The magazine of the photo-essay
October 2018 issue
Lunchtime
“A free, really high quality photo-essay magazine.  Fabulous!” Stephen Fry. British actor, writer and film maker
by Charles H Traub
“If you stay in one place long enough, everybody passes by. And, truth be known, everybody wants  to be photographed.”​ – Charles H. Traub    Between 1977 and 1980, photographer Charles H. Traub ventured onto the streets of Chicago,  New York, and various European cities to take photographs of their inhabitants at lunchtime.  Colorful and direct, animated and hesitant, the portraits were shot close to the subjects with a  Rolleiflex SL66, composed seemingly off-the-cuff, usually focusing on just their heads and  shoulders. The pictures celebrate the cheerfulness and whimsy of the individuals Traub  approached -- male and female, young and old.    Charles H. Traub: Lunchtime​ is the first comprehensive publication of these striking color  images, maintaining the cheerfulness and joy of the series which was exhibited in the early  1980s. The volume’s lively pairings drive us from one set of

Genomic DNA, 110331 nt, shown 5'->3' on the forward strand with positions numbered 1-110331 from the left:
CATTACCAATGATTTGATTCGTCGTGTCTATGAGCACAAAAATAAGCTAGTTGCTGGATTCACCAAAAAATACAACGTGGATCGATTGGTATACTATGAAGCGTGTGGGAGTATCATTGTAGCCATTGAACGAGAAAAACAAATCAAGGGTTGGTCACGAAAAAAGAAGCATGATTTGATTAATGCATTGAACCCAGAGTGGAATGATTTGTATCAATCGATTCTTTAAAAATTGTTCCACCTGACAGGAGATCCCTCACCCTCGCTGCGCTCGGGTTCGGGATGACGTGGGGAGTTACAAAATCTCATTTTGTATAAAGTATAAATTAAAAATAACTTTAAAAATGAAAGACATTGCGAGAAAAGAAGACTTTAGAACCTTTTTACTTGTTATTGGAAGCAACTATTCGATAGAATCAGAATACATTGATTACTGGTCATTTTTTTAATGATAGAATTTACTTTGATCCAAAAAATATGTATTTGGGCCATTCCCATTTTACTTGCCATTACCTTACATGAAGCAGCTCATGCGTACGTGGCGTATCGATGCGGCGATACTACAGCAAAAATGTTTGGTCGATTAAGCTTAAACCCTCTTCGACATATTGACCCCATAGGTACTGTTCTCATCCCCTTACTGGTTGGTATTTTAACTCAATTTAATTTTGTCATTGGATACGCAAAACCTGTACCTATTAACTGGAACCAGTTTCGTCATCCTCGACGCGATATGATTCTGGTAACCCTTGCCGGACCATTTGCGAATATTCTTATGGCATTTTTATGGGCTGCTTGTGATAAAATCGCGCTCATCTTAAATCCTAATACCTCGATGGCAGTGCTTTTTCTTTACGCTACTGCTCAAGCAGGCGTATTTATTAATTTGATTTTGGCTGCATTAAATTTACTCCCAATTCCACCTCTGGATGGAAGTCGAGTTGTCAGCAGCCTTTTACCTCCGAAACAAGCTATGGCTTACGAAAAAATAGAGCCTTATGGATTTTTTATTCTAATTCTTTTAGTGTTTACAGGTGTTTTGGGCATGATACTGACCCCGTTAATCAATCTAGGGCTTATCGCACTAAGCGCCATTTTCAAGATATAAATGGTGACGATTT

quirks to the next, as we associate  one individual with another in a new narrative of the street.    “I started photographing the passing parade of the street, because I knew that if one asked,  people were delighted to be noticed, to be recognized, to be, if you will, preserved by the  camera’s witness,” explained Traub. “Today, these images are a remarkable record of who we  once were.”    Each subject reveals something of themselves to the camera: the woman who takes the  opportunity to pose in dignified profile or the one who purses her lips in an exaggerated pout,  even the somewhat more bashful subjects caught adjusting their glasses or blinking. If you look  closely, some famous faces reveal themselves -- many taken on 57th Street and Fifth Avenue in  New York City, “the center of the world” -- including William Holden, “though it was only after I  asked him to stop that I realized who he was”, and well-known photographers Lartigue and Mary  Ellen Mark.    “But, generally I avoided the celebrities and the famous. I even turned down Jacqueline Kennedy  Onassis, who once stopped to be photographed. She was the most famous woman in the  world!” said Traub.    He continued, “My intention was to draw attention to the distinct uniqueness of everyday  people. The power of photography for me is that it allows me to capture and savor the  anecdotes and drama of our humanness.”  
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